When Copyright is a big deal and when it isn’t

As a photographer copyright is a big deal. In fact we photographers get so obsessed with it we go so far as to ruin our images by splashing giant copyright notices all over the work we publish online.

Why do we do this?

Because we’re in constant fear of someone stealing our images and doing I don’t know what with them.

It’s actually pretty easy to find out if someone has copied your images and are using them on their website. Just drag your published image into Google Image search and the nice people at Google will do the rest.

Sadly it’s a pretty common occurrence and you only have to drift onto a photography forum or Facebook group to see a thread about the latest amateur to “borrow” another photographers images to bulk up their portfolio a bit (I’m being far too kind about these kind of people I know).

But how does copyright actually work?

It’s different for different countries and there are always special circumstances but basically if you create it, you own it.

If you’re using someone’s pictures (that’s pictures you didn’t create) and you don’t have their expressed permission then most likely you are infringing on their copyright.

How would you define expressed permission and how do I get it?

Normally the easiest way to obtain expressed permission is to ask for it. You will most likely get one of three answers.

1. No, if you use my images I will hunt you down and send you nasty letters that might end up with you paying far more than you bargained for.

2. Yes, do what you like with the images. I would appreciate a credit though but don’t feel over obliged.

3. Yes, that will cost you £xxxx

When is it OK to not ask permission?

If you have obtained the images from a site that has already outlined the usage rules attached to the images (and you follow them of course). See the Creative Commons website for an example of this.

What else is not OK?

Copying an image and crediting the photographer without any written notice that the photographer is happy for you to do this.

Taking screen grabs. It’s the same thing folks.

What is the worst thing that could happen?

Technically you could go to jail but that’s unlikely. You could get fined or a nasty email. Then again nothing could happen but it’s a bit like driving without insurance. Actually it’s just plain stealing.

But really think about it this way, if you are reading this its likely that you run your own business or are thinking about setting one up.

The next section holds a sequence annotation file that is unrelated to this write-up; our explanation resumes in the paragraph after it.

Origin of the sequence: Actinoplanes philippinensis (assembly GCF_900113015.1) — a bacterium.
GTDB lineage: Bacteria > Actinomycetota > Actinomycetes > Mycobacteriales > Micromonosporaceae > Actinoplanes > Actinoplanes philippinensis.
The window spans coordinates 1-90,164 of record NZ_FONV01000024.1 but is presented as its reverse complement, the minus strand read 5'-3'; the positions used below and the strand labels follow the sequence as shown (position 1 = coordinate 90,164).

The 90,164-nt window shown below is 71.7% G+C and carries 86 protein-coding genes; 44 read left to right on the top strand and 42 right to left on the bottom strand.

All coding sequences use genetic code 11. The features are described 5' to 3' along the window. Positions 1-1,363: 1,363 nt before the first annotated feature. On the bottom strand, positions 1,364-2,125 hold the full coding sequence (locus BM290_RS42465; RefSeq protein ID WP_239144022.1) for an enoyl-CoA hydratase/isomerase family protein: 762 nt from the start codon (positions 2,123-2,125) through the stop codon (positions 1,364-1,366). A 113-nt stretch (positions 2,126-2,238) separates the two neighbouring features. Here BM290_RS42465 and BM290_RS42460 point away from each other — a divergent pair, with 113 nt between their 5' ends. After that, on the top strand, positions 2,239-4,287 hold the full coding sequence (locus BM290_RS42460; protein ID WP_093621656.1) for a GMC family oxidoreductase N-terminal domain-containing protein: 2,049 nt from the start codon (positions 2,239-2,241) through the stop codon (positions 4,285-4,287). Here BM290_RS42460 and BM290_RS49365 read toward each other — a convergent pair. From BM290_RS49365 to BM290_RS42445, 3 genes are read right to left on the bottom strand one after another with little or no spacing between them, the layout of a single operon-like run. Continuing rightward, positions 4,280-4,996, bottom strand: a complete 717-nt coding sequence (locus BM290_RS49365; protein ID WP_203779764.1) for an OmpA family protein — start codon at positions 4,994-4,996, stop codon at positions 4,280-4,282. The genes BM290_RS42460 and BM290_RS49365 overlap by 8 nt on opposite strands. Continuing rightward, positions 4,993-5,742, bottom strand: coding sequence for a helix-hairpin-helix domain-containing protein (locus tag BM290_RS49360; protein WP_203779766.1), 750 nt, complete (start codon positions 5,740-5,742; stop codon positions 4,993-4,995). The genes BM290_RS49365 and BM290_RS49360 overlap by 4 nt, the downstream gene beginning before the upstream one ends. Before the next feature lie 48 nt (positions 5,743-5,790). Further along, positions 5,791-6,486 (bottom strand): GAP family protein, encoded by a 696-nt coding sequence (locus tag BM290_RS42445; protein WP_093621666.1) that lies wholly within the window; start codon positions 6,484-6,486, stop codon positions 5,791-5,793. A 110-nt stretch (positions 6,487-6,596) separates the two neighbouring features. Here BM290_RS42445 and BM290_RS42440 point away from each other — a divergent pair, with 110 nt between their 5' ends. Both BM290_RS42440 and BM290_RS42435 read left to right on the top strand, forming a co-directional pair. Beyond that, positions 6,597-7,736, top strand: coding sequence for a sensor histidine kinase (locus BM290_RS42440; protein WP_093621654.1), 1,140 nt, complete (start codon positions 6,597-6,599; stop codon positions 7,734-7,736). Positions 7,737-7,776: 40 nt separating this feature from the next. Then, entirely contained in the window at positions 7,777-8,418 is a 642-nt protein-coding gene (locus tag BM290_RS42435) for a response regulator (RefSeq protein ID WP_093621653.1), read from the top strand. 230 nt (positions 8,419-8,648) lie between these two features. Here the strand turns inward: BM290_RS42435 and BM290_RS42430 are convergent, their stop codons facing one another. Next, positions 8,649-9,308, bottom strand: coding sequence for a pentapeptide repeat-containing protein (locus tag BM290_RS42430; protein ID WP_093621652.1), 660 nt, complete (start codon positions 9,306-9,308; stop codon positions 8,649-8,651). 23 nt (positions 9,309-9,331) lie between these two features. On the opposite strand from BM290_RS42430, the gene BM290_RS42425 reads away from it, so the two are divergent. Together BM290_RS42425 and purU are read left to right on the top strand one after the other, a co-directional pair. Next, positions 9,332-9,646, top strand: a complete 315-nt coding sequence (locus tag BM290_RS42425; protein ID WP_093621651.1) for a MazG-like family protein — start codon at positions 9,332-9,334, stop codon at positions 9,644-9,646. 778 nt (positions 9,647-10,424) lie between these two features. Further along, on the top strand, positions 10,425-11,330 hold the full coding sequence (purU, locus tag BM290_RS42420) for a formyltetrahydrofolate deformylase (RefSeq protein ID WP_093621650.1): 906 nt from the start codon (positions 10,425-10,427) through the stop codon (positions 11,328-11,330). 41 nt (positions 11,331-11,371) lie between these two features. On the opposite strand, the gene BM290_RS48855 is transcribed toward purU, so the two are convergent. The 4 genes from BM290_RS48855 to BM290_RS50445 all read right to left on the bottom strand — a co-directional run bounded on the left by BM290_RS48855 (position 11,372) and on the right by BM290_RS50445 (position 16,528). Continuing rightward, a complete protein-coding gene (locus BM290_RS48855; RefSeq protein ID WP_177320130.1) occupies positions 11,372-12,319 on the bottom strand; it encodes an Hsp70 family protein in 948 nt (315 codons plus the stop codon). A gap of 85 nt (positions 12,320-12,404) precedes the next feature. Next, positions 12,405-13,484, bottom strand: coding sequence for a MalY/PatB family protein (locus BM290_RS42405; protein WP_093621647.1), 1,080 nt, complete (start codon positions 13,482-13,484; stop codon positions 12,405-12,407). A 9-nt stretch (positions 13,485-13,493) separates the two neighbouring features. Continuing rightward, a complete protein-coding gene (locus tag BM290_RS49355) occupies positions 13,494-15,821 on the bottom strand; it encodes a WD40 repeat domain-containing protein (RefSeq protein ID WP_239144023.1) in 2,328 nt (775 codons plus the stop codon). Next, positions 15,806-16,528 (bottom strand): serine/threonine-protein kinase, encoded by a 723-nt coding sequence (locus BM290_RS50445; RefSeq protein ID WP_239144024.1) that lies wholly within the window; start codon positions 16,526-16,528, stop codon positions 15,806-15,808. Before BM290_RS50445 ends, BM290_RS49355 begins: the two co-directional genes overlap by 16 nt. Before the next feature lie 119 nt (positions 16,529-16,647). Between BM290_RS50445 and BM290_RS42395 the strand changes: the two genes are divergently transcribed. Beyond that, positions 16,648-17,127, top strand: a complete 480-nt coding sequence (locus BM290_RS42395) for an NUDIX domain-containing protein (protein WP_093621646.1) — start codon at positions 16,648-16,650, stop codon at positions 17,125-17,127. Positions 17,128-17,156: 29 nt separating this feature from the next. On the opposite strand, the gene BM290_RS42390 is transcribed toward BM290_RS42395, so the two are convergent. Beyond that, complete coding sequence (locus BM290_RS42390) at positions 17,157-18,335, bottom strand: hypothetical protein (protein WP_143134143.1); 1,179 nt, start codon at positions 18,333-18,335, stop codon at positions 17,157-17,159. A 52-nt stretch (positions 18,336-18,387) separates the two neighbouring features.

It you upset the wrong photographer and the full wrath of the photography community came down on you like a ton of proverbial bricks, how good would that be for your business?

Sometimes there is such a thing as bad press, just ask anyone who appears on the Tumblr page Photo Stealers

How should you protect your own images?

Contrary what what I’ve just been saying don’t worry about it too much. If you shoot stock images then the stock library will look after your interests.

If you are just sharing a few happy snaps then who really cares if someone has stolen your holiday photos and has created a false Facebook profile with them which they use to stalk people with (actually you should be a big worried about that one).

If you are a photographer then if you publish it online at least don’t be surprised if someone steals it. A good rule is to only publish work you have already sold or that you’re happy to give away for free.

You can continually keep dropping images into Google search, but unless you’ve got time to burn that’s kinda counter productive. Do it with your best award winning work for sure (that’s the stuff that gets stolen anyway) but like I said, don’t let it take over your life.

 

 

You could slap a big watermark over your images but what really would be the point in that. Rather than showing people your pretty pictures you are actually making quite an aggressive statement. I think of it has a farmer chasing hikers off his land with a shotgun. Rather than chase them off, why doesn’t he just offer to sell them a refreshing glass of homemade beetroot juice? It’ll save on shotgun shells and he might make a bit of extra money whilst people are enjoying the beauty of the landscape.

A happy medium would be to add some branding to an image like you can see below. Actually this is great for Facebook but if you are doing this on your blog images then its unlikely they will get picked up by Google Images, and that could be a good source of traffic for you.

Memory Gate London baby photographers

Do you incorporate your branding into your images, if so how do you do it? Share in the comments.

What about Pinterest and other social media sites that have very grey terms and conditions regarding copyright?

Oh I guess you know what I’m going to say….. Don’t worry about it. Sites like Pinterest will drive traffic to your site and what are they doing that Google aren’t? We are going to talk lots more about Pinterest next week.

I know this is an article with a few contradictions, the biggest being my own cavalier attitude towards protecting my own copyright whilst vilifying those who abuse it. But you can only do so much to protect yourself without it becoming obsessive. On the flip side, there are a lot of obsessive people out there who are really protective over their work. Beware of metaphorical farmers and their shotguns.

About Michael Shilling

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